Somewhat. You’re on the threshold of the inside, but with the detachment accessed by another form of society behind you. I’d echo the self-description by trilingual novelist Hugo Hamilton: “a stranger at home”.

How would you sum up the current Irish poetry scene?

The late, great critic Dennis O’Driscoll remarked that Ireland was probably the easiest place in the English-speaking world to publish a book of poems. It therefore follows that it’s probably also the easiest anglophone place to be a “not-so-good poet”. And nota bene: “the word ‘poet’ sheds adjectives” (Heaney).

You have close personal and literary links to the Balkans. Your second collection, First Light (2003), includes a suite of Balkan poems, and in 2015 you edited Hubert Butler’s Balkan Essays. Tell me more

I was one of a small groupuscule of Irish writers concerning themselves with Bosnia during its genocidal war; so I was invited to participate in Sarajevo’s Winter Festival just as the siege ended. I subsequently edited the anthology Scar on the Stone: Contemporary Poetry from Bosnia (Bloodaxe, 1998). We then bought a house on Korčula, in Croatia – now my “silence bunker”, where I spend part of each year.

Your daughter Miriam died suddenly aged four in 2001. How difficult and how healing was it to write about this in your poetry collections Next to Nothing (2008) and Blue Sandbar Moon (2018)?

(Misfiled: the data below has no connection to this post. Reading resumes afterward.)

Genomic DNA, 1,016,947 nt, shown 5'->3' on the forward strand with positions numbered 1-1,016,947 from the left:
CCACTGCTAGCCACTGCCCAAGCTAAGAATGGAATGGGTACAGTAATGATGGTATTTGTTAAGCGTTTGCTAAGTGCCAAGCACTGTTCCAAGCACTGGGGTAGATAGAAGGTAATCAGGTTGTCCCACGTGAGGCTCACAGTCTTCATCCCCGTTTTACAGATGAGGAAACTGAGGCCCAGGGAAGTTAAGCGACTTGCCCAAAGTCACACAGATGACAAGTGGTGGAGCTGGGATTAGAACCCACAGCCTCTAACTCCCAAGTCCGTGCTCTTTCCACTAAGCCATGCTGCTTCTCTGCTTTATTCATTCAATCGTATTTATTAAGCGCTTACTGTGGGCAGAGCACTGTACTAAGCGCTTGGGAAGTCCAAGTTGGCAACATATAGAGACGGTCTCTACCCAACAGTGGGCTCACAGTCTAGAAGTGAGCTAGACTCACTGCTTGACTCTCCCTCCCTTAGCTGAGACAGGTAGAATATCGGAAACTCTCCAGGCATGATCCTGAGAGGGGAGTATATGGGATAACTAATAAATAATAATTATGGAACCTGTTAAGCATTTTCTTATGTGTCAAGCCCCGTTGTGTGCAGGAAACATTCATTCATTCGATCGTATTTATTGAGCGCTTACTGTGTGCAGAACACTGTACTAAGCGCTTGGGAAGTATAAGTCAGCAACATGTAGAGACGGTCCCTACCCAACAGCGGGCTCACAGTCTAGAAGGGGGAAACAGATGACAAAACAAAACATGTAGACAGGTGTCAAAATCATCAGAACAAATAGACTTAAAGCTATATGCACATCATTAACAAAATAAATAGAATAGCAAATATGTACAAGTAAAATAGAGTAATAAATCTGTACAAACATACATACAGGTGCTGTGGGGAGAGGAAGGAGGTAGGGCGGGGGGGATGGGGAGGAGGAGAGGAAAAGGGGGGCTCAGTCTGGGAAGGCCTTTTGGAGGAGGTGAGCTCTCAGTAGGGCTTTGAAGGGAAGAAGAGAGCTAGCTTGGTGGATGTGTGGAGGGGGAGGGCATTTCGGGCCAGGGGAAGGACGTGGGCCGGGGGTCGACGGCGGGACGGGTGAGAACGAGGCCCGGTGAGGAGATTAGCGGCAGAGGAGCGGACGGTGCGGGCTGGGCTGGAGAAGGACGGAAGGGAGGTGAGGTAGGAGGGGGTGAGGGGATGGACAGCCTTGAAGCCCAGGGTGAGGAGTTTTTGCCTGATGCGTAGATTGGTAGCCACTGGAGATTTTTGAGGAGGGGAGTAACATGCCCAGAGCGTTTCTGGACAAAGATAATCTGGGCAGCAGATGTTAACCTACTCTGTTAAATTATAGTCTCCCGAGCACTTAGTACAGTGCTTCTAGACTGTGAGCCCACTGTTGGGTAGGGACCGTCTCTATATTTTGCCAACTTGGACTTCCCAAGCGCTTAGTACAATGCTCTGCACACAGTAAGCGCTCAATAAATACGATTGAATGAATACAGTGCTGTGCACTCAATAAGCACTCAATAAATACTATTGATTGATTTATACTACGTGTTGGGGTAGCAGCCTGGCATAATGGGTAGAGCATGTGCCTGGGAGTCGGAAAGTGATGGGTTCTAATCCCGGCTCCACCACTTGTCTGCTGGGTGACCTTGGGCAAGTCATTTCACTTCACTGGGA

Both books together make for a poetic ensemble: the aftermath, followed by the aftermath of aftermath. I’m often asked your question about “healing” and always answer in the negative: I never considered my writing after Miriam’s death as therapeutic. Nor did I find it difficult. My main aim was a kind of Resistance against Miriam’s Oblivion. For people die again at that moment when there’s nobody left to remember them.

You have used the term ‘the ethical imagination’ in relation to your writing. Can you expand?

A phrase I first used of Hubert Butler, a key early influence. Work informed by high artistic consciousness, but also in the thick of the world and its dilemmas.